This is a historical day for me, since I am about to enter the dear old Anglican controversy about How Many Candles On The Altar.
Back in the good old days when such things were deemed to matter, dear old C of E was divided between (1) Evangelicals who regarded any candles in the same way as their modern successors view sodomy: as pretty well the ultimate sin. (2) Moderate Men or 'the High Church', for whom it was an article of Faith that Two Candles should stand on every Holy Table. The main evidence for this conviction seems to have been the 1547 Tudor Injunctions, the real point of which seems to have been graciously to allow parishes to retain two candles after the government had looted the rest. (3) Six candles ... beloved by 'Romanisers' ... how one's heart lifted as one entered a strange church if its High Altar were thus adorned ...
Dix p420 exploded these sacristy orthodoxies by listing the generous variety of customs which, in reality, existed in and before the England of 1548 (the year when, by a pedantically precise reading of the 1549 Prayer Book, the ornaments of the churches and their ministers were fixed and frozen in perpetuity).
But just notice Dix's words: "There appear in fact to be instances from medieval England of every number of altar candles from one to twenty, except seventeen and nineteen."
Did you spot that? ONE! How asymmetrical!
In what follows, I am being horrifically anecdotal. But it is up to you to bring me to my senses.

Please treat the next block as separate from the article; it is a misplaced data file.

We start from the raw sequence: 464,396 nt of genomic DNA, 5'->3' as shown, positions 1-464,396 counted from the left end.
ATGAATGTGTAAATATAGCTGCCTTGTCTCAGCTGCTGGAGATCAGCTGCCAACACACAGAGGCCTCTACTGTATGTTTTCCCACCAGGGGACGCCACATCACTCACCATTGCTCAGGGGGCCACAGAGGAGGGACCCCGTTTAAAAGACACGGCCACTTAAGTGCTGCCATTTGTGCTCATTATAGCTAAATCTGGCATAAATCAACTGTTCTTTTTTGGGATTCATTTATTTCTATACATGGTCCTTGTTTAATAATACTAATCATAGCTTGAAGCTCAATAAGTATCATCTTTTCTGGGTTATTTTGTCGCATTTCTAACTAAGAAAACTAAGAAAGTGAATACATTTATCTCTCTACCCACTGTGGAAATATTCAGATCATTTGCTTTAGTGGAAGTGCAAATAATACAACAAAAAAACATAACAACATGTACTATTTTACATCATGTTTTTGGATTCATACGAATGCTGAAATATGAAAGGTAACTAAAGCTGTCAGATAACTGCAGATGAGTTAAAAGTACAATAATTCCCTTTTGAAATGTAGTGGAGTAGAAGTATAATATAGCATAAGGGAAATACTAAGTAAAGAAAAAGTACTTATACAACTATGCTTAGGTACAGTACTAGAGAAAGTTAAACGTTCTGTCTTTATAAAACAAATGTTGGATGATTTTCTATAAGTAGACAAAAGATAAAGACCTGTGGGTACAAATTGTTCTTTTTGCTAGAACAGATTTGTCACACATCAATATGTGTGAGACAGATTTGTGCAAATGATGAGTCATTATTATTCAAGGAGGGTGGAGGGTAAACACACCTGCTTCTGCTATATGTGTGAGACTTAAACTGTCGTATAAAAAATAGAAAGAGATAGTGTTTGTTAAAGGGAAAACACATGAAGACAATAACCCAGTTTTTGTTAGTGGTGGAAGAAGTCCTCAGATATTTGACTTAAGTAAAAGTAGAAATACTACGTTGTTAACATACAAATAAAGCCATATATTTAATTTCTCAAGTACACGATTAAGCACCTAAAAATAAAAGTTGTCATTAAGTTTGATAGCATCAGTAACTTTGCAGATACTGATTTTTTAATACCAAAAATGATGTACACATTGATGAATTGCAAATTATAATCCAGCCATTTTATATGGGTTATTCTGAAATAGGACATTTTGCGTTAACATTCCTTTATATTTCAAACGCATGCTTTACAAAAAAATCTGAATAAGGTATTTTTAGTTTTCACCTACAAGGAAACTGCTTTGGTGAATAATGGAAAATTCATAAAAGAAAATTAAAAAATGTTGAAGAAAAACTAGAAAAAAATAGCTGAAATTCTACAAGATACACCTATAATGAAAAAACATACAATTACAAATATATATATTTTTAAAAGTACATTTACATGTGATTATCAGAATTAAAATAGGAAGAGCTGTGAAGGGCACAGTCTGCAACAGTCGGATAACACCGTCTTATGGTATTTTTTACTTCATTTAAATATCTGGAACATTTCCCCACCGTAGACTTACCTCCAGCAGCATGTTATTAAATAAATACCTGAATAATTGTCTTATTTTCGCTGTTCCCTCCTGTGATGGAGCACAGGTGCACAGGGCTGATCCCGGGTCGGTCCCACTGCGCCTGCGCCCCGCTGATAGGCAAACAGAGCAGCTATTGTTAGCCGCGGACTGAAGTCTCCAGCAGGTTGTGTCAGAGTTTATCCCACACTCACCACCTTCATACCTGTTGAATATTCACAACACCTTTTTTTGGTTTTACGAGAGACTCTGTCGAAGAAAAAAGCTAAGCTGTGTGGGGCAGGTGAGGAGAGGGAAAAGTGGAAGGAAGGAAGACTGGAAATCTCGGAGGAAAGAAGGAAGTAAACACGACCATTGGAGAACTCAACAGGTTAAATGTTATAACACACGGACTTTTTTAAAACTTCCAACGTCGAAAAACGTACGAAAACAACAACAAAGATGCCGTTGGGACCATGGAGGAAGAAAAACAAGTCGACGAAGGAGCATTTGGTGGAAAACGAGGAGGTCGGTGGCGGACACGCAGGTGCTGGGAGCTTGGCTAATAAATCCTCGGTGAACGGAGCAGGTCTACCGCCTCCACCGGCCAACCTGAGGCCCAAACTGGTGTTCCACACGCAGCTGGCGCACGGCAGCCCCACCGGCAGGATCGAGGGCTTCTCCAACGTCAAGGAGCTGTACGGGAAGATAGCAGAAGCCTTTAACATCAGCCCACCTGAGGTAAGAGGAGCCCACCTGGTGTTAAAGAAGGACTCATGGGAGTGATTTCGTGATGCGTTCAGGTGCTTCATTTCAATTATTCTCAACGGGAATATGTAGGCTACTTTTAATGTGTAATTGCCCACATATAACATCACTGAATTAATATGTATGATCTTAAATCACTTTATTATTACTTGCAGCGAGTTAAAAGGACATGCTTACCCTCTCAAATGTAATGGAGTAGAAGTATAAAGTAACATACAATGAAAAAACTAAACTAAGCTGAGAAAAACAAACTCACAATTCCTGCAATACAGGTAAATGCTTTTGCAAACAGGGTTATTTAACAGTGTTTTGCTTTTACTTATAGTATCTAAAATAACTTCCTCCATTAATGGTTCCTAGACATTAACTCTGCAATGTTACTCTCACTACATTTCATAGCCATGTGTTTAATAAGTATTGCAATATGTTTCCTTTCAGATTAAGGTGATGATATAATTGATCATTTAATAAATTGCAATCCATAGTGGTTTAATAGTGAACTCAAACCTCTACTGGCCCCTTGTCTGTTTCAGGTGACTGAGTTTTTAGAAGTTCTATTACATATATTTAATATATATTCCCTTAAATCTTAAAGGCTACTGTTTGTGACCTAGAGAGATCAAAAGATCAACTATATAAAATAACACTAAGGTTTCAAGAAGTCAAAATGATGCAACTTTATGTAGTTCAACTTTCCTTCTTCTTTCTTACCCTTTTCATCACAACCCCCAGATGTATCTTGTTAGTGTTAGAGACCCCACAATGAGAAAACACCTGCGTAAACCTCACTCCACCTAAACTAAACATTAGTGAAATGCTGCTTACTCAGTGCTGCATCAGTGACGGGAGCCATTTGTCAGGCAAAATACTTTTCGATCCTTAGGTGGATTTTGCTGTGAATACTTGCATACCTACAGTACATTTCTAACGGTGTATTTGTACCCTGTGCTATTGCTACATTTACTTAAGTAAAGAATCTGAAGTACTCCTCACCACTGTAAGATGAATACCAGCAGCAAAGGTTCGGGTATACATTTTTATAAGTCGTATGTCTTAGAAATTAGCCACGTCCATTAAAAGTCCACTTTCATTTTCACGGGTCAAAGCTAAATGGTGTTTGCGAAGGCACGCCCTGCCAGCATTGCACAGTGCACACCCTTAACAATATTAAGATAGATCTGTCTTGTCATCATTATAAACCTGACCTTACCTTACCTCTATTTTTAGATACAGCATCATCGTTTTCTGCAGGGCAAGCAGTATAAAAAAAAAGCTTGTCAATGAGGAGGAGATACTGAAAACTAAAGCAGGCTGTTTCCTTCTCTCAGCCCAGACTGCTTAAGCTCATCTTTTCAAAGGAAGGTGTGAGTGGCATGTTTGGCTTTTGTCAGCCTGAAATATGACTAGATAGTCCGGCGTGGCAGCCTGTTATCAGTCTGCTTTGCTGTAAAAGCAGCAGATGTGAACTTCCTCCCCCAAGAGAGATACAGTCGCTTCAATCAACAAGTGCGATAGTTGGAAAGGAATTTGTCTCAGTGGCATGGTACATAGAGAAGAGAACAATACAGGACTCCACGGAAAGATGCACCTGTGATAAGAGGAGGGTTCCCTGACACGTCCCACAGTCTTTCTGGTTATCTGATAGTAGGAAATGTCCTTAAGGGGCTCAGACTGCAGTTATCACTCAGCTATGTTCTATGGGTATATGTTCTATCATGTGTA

I am suspicious of rubrical sources which give numbers. I suspect them of giving us information about what was done in great churches. I am far less convinced thatat side atars and in chantries, this convention existed.
For some time, I have been noticing, without ever making records, pictures of Low Masses in medieval English manuscripts, in which the altar appear simply to have one candle; at the South ('Epistle') end of the Altar. Another example arrived in my post yesterday: D H Frost's magnificent Sacrament an Alter. An expensive book (£80/$109) but vital reading for anybody interested in Recusancy, the 'Marian Reaction', Tudor History, the Cornish Language, Bonner ...
On the front cover is an illustration 'from a Book of Hours, Sarum Use, c1440-c.1450' (BL, Harley 2915, folio 84).The priest is elevating the Host; there appears to be one candle on the Altar; the Clerk, whose left hand lifts the foot of the chasuble, with his right hand holds aloft two candles.